of the wilderness around her, having joined her school’s outdoor program. Recently she went backpacking on Mount Baker where she built an igloo. She is continuing to dominate on the Ultimate Frisbee field. Reesa Hylton has been taking film-making classes at The Jacob Burns Film Center Media Lab and is working on her first short film. Reesa recently wrote an article about her experience at HMI for her school’s newspaper. Sam Vogel continues to give Jake Gyllenhaal a run for his money having starred in the musical Lucky Stiff in which he played the main character’s deceased uncle. His role required him to be pushed around in a wheelchair. Lanise Starnes has ditched any need for a wheelchair having cast off her injury and reeled in an ability to predict the weather! She lives in Georgia, plays two sports, participates in school clubs and looks forward to attending a summer program in Alabama. While her rowing season was unfortunately docked by a knee injury Emlyn Knox has applied to abroad programs in the hope of going to Japan during the summer. Jackie Labelle is living life at a full sprint, participating in cross country, gymnastics, marching band and pole vault. She has filled her spare time with her new found passion for yoga. Amalyah Leader has danced her way into the pre-professional flamenco company, Andanza Flamenca. Don’t worry she’s still in school, where she has started an Outdoors Club. Amalyah has also gotten into Smith College. On the college note, Sophie Faxon was admitted into Elon University and their Gap Semester Program where she will kick off her college experience with a NOLS trip, service work and living in Costa Rica. Sophie has yet to begun taking Spanish lessons. David Silverman qualified for the Eastern Championship swim meet. His second app is about to hit the AppStore. Speaking of applications, Nathaniel Wiener got into college! He is wicked excited to attend Middlebury College in the fall once he finishes up senior year at Colombia Grammar & Preparatory. There he has participated in the school’s theater program, being cast in Almost, Maine. Not only has Adam Harb starred in plays, he has written and directed the romantic comedy, Paradise Missed which is about a young man who is dating a demon in a post-rapture world, and his very disapproving mother. On top of all this, Adam’s A Capella group, competed in the International Championships in Portland, Oregon. Also with a full plate,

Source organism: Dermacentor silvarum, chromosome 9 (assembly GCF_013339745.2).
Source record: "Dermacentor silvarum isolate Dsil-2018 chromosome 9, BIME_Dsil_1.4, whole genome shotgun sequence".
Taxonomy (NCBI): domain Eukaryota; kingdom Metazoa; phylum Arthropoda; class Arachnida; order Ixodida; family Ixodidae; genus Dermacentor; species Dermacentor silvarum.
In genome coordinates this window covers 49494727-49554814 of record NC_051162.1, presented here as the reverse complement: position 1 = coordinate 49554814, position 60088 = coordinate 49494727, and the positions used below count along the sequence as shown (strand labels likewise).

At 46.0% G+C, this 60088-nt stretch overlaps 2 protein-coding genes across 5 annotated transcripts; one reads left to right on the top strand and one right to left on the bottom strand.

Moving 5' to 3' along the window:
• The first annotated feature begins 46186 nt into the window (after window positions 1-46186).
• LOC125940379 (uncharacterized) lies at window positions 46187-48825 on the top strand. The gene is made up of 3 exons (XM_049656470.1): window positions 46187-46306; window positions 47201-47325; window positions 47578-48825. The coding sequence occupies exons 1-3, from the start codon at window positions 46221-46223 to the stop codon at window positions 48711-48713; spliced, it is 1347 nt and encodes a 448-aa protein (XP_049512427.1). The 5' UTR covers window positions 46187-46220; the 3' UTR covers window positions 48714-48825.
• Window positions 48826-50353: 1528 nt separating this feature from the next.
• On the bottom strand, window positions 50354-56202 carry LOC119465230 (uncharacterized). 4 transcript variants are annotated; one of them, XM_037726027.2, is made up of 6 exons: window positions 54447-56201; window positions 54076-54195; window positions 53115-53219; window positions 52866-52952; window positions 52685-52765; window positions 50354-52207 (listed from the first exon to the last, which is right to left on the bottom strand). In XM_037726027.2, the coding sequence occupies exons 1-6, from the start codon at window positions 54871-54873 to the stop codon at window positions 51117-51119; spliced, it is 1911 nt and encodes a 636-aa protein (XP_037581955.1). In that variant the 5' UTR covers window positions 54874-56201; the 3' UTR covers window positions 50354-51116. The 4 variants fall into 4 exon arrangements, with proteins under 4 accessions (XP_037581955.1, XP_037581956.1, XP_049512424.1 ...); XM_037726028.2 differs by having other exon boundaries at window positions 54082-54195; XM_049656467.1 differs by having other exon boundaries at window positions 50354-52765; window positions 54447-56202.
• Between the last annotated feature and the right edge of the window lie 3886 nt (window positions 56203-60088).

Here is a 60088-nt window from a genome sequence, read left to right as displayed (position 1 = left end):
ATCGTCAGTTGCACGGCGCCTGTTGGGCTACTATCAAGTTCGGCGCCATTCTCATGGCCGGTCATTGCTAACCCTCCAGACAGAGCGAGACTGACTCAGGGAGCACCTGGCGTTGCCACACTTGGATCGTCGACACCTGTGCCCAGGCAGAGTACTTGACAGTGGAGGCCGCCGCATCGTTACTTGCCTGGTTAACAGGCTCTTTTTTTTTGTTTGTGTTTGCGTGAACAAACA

Esme Chant’s time has been filled with soccer, model bridge building, computer programming, 5am sledding and school work. She went backpacking in India during Spring Break! In between juggling school and work at a pottery studio Sofia Penaylillo started an amazing new project called Humans of Boulder. She talks to strangers about their life stories and photographs them. You can like the project’s page on Facebook. Sophie Demoulas has been cranking through junior year and plans to take a four week backpacking trip to Senegal this summer. Also busting through eleventh grade is David Cao. While continuing to tickle the ivories, David has learned to play the trumpet and plays for Concord Academy’s jazz band. George DeLana has had a busy year and looks forward to a relaxing summer. Lindsay Dugan received the Academic Excellence Award from St. Johnsbury Academy. She is certified in Mechanical Safety and Mechanical Pollution Prevention. While qualifying for horseback riding regionals, Jackie Tyson has been galloping through junior year and all the work that comes with it. Jackie took awesome trips to Chicago and Pennsylvania to visit her sisters. Jackie also went to Vermont with Karlea Peterson, who is wrapping up senior year at Taft and rehabbing her MCL after a ski race accident. Although she is bummed about not being able to finish her last season, Karlea realizes that she needs to be within an hour of the slopes next year. Having nixed her Crunch Bar habit, Stephanie Reyes is working at an art gallery and preparing for college. She is still writing and playing music with GROOVY (keep an eye out for the demo). While she has not returned to the backcountry, Stephanie has enjoyed “urban hiking” through the streets of New York City. — Sophie Faxon (email@example.com)